Systems hardening is a collection of tools, techniques, and best practices to reduce vulnerability in technology applications, systems, infrastructure, firmware, and other areas. The goal of systems hardening is to reduce security risk by eliminating potential attack vectors and condensing the system’s attack surface. By removing superfluous programs, accounts functions, applications, ports, permissions, access, etc. attackers and malware have fewer opportunities to gain a foothold within your IT ecosystem.
Systems hardening demands a methodical approach to audit, identify, close, and control potential security vulnerabilities throughout your organization. There are several types of system hardening activities, including:
- Application hardening
- Operating system hardening
- Server hardening
- Database hardening
- Network hardening / including Firewalls
Although the principles of system hardening are universal, specific tools and techniques do vary depending on the type of hardening you are carrying out. System hardening is needed throughout the lifecycle of technology, from initial installation, through configuration, maintenance, and support, to end-of-life decommissioning. Systems hardening is also a requirement of mandates such as PCI DSS and HIPAA.
Systems Hardening to Reduce the “Attack Surface”
The “attack surface” is the combination of all the potential flaws and backdoors in technology that can be exploited by hackers. These vulnerabilities can occur in multiple ways, including:
- Default and hardcoded passwords
- Passwords and other credentials stored in plain text files
- Unpatched software and firmware vulnerabilities
- Poorly configured BIOS, firewalls, ports, servers, switches, routers, or other parts of the infrastructure
- Unencrypted network traffic or data at rest
- Lack of privileged access
Benefits of Systems Hardening
Systems hardening recovers continuous effort, but the diligence will pay off in substantive ways across your organization via:
- Enhanced system functionality: Since fewer programs and less functionality means there is less risk of operational issues, misconfigurations, incompatibilities, and compromise.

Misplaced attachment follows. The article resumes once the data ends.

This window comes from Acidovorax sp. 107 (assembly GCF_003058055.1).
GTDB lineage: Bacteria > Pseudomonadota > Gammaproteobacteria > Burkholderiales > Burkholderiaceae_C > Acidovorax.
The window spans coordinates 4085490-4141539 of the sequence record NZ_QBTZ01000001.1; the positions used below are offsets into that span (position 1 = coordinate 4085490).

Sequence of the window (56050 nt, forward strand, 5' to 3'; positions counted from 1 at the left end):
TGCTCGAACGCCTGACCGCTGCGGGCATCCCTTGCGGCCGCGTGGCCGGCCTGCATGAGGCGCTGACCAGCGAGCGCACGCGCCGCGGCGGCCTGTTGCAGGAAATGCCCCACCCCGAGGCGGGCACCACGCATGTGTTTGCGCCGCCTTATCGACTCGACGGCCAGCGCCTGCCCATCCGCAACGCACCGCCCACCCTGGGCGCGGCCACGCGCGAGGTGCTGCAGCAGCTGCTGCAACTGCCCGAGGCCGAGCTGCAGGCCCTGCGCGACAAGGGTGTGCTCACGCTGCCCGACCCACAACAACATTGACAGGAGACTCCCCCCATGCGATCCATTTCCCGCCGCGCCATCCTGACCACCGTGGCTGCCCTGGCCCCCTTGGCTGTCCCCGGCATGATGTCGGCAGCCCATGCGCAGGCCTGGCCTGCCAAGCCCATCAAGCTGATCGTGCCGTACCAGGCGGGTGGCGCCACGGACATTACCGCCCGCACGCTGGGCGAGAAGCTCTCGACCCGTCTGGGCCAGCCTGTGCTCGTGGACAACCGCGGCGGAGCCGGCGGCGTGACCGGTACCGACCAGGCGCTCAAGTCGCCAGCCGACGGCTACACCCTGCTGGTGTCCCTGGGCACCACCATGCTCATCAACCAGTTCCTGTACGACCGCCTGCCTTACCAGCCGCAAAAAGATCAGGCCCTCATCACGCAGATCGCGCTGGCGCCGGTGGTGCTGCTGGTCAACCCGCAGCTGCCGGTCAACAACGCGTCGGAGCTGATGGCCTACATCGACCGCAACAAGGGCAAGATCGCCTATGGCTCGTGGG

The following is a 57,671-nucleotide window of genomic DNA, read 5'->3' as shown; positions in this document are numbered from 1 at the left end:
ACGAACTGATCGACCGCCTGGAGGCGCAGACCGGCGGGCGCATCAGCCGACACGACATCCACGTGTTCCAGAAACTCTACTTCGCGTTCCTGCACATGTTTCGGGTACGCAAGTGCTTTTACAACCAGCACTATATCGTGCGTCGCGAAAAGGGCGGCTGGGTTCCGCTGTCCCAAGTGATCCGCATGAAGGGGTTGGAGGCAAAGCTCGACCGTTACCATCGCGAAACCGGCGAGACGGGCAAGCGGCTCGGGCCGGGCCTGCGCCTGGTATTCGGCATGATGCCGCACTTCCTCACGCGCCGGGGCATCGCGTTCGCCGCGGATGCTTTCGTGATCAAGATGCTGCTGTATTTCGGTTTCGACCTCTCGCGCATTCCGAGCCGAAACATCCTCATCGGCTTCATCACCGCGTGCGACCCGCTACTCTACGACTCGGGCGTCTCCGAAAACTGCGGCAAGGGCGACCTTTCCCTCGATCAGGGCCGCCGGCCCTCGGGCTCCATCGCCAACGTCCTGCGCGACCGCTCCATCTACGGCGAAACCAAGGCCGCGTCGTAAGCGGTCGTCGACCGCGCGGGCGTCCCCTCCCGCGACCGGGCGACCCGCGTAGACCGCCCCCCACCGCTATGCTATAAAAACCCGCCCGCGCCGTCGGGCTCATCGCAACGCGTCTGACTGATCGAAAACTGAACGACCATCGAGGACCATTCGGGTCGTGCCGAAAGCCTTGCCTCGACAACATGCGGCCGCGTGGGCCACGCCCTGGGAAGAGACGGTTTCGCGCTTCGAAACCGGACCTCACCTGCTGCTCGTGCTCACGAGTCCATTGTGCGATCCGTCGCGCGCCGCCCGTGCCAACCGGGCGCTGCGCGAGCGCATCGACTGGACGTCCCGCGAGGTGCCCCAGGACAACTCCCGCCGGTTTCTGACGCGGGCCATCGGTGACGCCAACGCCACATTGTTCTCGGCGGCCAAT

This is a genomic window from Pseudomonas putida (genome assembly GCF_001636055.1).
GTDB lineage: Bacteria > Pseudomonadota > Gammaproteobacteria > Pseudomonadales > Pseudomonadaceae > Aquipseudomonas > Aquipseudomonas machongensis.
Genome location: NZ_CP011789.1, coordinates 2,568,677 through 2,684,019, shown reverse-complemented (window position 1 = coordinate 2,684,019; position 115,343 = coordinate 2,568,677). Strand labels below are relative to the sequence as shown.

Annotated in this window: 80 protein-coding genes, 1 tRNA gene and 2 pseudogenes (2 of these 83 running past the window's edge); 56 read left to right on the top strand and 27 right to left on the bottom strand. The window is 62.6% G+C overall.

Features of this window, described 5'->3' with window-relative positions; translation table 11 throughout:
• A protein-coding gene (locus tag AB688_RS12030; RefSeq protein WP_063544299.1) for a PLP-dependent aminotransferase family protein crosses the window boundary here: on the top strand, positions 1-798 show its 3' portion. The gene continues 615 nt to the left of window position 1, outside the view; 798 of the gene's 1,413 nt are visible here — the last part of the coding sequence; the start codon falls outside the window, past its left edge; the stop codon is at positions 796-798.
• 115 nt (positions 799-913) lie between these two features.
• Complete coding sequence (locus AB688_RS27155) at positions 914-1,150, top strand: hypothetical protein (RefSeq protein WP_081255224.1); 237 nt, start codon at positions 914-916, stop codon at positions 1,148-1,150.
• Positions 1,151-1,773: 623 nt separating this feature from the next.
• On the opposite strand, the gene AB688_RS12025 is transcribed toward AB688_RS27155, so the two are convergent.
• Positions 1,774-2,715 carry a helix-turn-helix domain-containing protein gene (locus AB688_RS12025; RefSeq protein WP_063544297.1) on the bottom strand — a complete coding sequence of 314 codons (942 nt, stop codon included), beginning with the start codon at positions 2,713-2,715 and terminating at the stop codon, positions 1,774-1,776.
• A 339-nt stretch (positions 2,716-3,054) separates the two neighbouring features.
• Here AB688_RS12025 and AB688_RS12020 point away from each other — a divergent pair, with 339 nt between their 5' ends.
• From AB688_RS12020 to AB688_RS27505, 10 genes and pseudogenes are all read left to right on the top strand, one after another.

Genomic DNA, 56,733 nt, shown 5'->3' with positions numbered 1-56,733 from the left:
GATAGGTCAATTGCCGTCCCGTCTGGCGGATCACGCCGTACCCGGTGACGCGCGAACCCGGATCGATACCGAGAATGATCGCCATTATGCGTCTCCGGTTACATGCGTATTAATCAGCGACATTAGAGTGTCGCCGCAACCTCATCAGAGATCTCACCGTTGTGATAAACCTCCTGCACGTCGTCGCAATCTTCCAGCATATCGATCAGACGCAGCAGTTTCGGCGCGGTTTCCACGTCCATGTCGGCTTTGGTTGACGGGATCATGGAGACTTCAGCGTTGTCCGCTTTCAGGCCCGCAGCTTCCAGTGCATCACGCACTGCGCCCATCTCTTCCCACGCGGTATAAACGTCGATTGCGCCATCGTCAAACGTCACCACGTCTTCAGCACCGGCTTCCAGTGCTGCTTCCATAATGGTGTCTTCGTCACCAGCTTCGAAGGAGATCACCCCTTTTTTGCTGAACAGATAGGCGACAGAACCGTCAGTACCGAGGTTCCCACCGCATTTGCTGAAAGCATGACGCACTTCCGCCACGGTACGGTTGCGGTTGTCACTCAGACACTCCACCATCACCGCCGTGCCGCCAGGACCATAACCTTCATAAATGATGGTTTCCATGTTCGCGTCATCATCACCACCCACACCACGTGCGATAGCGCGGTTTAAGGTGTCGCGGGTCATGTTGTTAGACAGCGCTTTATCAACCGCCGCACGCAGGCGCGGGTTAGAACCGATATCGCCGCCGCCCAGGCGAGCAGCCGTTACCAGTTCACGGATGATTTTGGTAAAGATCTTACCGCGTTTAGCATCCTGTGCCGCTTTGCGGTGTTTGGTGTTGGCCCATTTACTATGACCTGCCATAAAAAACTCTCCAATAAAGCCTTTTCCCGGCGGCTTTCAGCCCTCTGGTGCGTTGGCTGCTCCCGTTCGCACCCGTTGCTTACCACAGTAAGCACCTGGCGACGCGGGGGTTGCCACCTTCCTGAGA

- Significantly improved security: A reduced attack surface translates into a lower risk of data breaches, unauthorized access, systems hacking, or malware.
- Simplified compliance and audibility: Fewer programs and accounts coupled with a less complex environment means auditing the environment will usually be more transparent and straightforward.
Overview of Cybersecurity
Cybersecurity refers to the practice of reducing cyber risk through the protection of the entire information technology (IT) infrastructure, including systems, applications, hardware, software, and data. Information security (InfoSec), or data security, is a chief component of cybersecurity and entails ensuring the confidentiality, integrity, and availability of data.
Cybersecurity leverages a growing number of tools, methods, and resources that help organizations and individuals alike increase their cyber-resilience, meaning the ability to prevent or withstand damaging security events. These adverse security events could include a cyberattack (via malware, external attacker, or malicious insider), a fault in an IT systems component or application, human error (i.e. a misconfiguration, or scripting/coding error), etc.
We will review assets, reports, outputs, and more to identify potential risks and arrange for resolution.
- Design, manage and maintain security strategy, policy, protocol, procedure, and process
- Plan, design, implement and upgrade security measures, tools, reports, and resolution
- Protect software, systems, and data from unauthorized access or other cybersecurity issues
- Monitor systems and data for unauthorized access or changes
- Carry out vulnerability scanning, penetration testing, audits, and other gap analysis
- Monitor and manage systems for intrusion attempts
- Investigate and remediate the root cause of security breaches
- Manage relationships with security vendors
What is Endpoint Security & Why is it Important?
Endpoint security refers to the strategies and technologies for preventing, containing, mitigating, and remediating threats to endpoints. Endpoint threats can involve external attacks as well as insider threats, which may be either malicious or unintentional in nature. A compromised endpoint can give an attacker a foothold within an environment. From that foothold, the threat actor can launch further attacks on systems to access data and compromise additional endpoints via lateral movement.
This glossary post will explore:
- The challenges of managing and securing endpoints
- Key endpoint attack vectors
- Strategies, technologies, and solutions for implementing endpoint security
What is an Endpoint?
An endpoint can be defined as any physical or virtual device or hardware that connects to the corporate environment. An endpoint will either use a TCP/IP (v4 or v6) address or another protocol for networking (wired or wireless). Endpoints are anything from end-user devices, such as desktop PCs, laptops, tablets, and smartphones to servers, medical devices, IoT devices and sensors, industrial control systems (ICS), point-of-sale (PoS) devices, ATMs, printers, network switches, routers, and much more.